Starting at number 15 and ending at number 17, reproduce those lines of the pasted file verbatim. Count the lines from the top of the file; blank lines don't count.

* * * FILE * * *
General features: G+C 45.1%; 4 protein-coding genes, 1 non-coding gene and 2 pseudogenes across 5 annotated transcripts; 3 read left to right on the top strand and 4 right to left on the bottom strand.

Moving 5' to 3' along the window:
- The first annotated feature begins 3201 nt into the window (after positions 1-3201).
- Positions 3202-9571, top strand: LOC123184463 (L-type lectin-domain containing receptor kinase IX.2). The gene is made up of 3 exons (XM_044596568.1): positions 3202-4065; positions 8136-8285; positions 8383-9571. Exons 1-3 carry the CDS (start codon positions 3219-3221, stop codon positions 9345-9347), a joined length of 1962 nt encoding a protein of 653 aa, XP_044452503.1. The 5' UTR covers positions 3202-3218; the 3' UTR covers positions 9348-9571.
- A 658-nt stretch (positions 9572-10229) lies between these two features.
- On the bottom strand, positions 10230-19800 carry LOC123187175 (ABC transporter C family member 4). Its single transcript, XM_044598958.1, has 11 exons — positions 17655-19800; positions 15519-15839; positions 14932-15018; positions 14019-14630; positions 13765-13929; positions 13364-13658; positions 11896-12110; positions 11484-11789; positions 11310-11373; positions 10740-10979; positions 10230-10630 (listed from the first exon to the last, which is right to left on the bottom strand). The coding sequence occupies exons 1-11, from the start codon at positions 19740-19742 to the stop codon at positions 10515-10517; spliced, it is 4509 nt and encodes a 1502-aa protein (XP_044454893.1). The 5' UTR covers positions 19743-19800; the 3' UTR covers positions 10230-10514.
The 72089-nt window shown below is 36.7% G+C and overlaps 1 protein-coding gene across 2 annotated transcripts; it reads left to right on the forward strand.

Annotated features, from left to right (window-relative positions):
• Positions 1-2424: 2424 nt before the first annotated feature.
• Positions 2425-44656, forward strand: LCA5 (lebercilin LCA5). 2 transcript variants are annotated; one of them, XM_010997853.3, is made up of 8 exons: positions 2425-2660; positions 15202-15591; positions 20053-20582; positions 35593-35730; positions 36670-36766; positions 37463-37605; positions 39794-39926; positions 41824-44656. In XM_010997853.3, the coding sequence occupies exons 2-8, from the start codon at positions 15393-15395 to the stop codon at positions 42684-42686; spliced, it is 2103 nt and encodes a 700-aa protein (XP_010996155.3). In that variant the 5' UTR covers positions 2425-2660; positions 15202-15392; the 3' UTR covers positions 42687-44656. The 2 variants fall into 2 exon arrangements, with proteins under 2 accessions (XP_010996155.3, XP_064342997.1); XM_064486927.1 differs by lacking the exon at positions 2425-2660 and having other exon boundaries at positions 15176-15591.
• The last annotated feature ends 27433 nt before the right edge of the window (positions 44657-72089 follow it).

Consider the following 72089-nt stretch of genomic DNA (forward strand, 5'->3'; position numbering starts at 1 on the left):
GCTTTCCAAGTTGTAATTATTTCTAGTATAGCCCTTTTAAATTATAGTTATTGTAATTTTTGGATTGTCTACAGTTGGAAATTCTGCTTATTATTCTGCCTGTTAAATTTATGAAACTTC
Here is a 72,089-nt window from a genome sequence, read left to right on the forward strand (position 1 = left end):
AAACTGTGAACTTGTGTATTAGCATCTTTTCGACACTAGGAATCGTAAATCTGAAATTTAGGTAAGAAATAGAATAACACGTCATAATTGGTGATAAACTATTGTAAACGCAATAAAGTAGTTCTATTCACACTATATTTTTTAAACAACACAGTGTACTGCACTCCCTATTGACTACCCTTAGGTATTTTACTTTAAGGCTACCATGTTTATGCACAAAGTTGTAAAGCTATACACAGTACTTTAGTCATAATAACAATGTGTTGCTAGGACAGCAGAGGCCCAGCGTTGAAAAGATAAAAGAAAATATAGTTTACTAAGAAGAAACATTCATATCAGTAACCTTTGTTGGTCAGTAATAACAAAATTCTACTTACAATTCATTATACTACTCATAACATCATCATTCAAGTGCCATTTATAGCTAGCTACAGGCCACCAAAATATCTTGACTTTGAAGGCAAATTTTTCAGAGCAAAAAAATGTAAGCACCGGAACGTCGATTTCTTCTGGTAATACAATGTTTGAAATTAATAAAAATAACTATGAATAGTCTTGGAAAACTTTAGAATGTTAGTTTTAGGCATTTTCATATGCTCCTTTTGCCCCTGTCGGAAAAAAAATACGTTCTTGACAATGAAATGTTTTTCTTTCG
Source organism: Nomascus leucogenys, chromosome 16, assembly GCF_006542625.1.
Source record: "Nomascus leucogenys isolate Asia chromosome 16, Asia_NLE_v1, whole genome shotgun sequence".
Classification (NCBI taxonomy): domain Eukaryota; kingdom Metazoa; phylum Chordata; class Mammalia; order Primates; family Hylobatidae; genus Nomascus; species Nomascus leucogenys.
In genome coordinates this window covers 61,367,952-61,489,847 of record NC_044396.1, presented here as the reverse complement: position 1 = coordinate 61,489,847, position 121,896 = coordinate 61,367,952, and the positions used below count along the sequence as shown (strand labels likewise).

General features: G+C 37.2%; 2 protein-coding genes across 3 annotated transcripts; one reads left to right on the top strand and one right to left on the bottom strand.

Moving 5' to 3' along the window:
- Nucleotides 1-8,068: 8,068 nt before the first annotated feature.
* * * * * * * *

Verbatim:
AAACTGTGAACTTGTGTATTAGCATCTTTTCGACACTAGGAATCGTAAATCTGAAATTTAGGTAAGAAATAGAATAACACGTCATAATTGGTGATAAACTATTGTAAACGCAATAAAGTAGTTCTATTCACACTATATTTTTTAAACAACACAGTGTACTGCACTCCCTATTGACTACCCTTAGGTATTTTACTTTAAGGCTACCATGTTTATGCACAAAGTTGTAAAGCTATACACAGTACTTTAGTCATAATAACAATGTGTTGCTAGGACAGCAGAGGCCCAGCGTTGAAAAGATAAAAGAAAATATAGTTTACTAAGAAGAAACATTCATATCAGTAACCTTTGTTGGTCAGTAATAACAAAATTCTACTTACAATTCATTATACTACTCATAACATCATCATTCAAGTGCCATTTATAGCTAGCTACAGGCCACCAAAATATCTTGACTTTGAAGGCAAATTTTTCAGAGCAAAAAAATGTAAGCACCGGAACGTCGATTTCTTCTGGTAATACAATGTTTGAAATTAATAAAAATAACTATGAATAGTCTTGGAAAACTTTAGAATGTTAGTTTTAGGCATTTTCATATGCTCCTTTTGCCCCTGTCGGAAAAAAAATACGTTCTTGACAATGAAATGTTTTTCTTTCG
Source organism: Nomascus leucogenys, chromosome 16, assembly GCF_006542625.1.
Source record: "Nomascus leucogenys isolate Asia chromosome 16, Asia_NLE_v1, whole genome shotgun sequence".